First published 1951; cover shown is the 1992 HarperPerennial (USA) paperback edition. Cover art by John Jinks.
"Anna, Where Are You?", one of the thirty-odd Miss Silver mysteries, is definitely one of the most interesting. Miss Maud Silver is a dowdy middle-aged spinster who retired from the thankless life of a governess to be a private inquiry agent. Normally solving murders in sleepy English country villages, in this novel another level is added.
When young governess Anna Ball goes missing after arriving at her new post with the Craddocks at Deepe House in Lincolnshire, her only friend, Thomasina Elliot, hires Miss Silver to investigate. To do so, Miss Silver does something she has never done before: she goes undercover and becomes a governess all over again.
While successfully taming the three wild Craddock children, Miss Silver commences her discreet investigations. The Craddocks live in a crumbling mansion in the countryside, with a colony of artists, bird watchers and would-be psychics living in the attached cottages. Mr Craddock, a herbalist and astrologor, is a completely unlikeable man who has beaten his quiet wife into a sad, pathetic mess.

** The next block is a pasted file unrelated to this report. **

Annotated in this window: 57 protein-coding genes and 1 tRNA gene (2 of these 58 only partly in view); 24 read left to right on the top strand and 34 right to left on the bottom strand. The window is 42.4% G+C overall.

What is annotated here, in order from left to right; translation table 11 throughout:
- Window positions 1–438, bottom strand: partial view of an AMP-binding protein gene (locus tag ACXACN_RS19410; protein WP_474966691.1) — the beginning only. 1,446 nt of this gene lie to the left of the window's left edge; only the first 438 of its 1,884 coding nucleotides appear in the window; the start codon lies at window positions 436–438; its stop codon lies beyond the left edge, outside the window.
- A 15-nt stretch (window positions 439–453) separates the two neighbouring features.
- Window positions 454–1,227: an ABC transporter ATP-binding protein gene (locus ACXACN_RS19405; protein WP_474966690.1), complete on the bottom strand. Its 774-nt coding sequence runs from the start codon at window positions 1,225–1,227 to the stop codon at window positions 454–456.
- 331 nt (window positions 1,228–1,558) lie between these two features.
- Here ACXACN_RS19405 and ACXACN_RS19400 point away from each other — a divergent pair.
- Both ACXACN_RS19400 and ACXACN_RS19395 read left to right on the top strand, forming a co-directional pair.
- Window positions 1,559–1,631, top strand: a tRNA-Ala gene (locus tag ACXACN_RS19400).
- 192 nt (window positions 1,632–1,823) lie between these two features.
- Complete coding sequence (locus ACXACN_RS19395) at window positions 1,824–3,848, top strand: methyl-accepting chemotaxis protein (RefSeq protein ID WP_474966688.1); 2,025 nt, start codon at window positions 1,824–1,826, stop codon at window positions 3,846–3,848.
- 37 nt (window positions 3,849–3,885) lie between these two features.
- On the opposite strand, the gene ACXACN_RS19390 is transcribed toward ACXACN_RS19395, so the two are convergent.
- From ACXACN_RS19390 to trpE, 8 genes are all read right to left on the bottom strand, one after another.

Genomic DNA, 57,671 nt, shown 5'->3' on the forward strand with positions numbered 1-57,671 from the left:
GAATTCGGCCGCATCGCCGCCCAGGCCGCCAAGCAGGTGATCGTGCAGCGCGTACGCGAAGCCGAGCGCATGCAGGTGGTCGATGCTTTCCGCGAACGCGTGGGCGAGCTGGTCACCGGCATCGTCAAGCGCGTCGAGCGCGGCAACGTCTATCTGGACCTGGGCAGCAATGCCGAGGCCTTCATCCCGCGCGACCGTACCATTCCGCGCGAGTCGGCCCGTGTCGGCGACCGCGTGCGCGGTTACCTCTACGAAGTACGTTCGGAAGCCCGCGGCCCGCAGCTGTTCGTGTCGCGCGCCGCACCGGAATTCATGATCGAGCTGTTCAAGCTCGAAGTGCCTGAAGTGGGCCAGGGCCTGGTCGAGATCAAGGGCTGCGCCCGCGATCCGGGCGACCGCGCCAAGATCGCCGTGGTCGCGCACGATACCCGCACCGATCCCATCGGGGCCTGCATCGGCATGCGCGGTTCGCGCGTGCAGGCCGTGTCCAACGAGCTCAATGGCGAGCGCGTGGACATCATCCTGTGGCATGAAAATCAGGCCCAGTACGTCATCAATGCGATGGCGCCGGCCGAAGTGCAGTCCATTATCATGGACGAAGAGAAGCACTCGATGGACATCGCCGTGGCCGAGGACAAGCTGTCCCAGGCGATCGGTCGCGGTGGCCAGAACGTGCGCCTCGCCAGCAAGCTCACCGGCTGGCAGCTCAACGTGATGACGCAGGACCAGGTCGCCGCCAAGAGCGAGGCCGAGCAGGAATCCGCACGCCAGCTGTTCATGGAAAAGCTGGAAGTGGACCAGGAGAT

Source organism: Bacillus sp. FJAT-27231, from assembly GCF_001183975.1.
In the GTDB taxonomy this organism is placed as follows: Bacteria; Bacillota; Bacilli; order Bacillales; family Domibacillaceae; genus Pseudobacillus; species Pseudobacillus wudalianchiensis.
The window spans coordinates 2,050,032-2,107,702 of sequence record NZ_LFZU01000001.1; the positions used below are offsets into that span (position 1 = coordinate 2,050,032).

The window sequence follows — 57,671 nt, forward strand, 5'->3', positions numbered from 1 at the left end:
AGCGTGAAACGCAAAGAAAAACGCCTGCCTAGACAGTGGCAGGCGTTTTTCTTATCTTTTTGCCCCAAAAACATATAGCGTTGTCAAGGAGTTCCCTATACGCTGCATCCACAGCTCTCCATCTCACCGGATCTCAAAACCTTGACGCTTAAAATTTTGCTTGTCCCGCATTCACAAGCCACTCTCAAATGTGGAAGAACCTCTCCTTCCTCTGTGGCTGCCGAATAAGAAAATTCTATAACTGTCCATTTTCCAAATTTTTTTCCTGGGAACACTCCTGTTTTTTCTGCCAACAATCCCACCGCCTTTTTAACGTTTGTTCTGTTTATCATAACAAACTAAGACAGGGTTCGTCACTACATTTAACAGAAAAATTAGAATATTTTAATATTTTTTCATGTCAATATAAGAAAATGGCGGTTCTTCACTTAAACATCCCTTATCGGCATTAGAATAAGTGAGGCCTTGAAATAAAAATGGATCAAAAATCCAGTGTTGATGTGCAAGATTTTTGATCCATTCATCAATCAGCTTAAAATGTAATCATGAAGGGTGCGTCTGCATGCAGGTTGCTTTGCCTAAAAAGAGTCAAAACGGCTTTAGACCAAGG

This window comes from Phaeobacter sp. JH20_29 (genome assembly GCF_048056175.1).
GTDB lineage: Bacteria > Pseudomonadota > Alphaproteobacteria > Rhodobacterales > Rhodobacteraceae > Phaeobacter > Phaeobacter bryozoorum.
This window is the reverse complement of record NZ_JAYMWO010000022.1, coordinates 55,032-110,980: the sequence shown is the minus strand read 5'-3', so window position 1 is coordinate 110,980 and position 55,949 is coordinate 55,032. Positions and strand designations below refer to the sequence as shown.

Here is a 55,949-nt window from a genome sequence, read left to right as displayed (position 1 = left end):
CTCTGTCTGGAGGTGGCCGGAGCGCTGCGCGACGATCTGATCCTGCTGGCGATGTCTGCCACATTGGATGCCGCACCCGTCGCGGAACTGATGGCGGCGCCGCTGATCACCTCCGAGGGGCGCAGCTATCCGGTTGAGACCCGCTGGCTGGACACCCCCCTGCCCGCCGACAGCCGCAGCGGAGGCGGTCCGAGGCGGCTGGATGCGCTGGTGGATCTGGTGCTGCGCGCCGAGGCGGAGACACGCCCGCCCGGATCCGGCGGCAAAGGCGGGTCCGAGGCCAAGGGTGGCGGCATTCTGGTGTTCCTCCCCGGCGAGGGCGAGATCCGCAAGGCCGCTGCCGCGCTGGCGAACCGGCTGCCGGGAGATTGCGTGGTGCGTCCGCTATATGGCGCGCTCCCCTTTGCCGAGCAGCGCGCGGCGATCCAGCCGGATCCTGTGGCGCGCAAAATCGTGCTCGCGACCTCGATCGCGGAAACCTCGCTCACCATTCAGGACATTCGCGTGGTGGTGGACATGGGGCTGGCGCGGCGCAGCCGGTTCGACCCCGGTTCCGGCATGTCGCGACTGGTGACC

The investigation escalates when Thomasina invites herself to Deepe House to begin her own investigations; something Miss Silver does not approve of at all. Nor does Peter Brandon, who follows Thomasina down from London and provides the requisite romantic interest in the story.
Soon it becomes obvious that Anna Ball was not the "nobody" that everybody thought she was, and after local bank robberies end in innocent deaths, Detective Frank Abbott of Scotland Yard - Miss Silver's most respectful admirer - realises that once again Maudie is right where the action is. By the time Anna's disappearance is solved and the bank robbers and murderers are discovered I had already worked out who did it and how it was done. But as usual it's the characters that are the most interesting part of the novel, especially Jennifer, the eldest Craddock child.
Patricia Wentworth (1878 - 1961) was the pseudonym of Dora Amy Elles Turnbull, an English writer of over 70 novels. A contemporary of Agatha Christie, Wentworth wrote her first Miss Silver novel in 1928.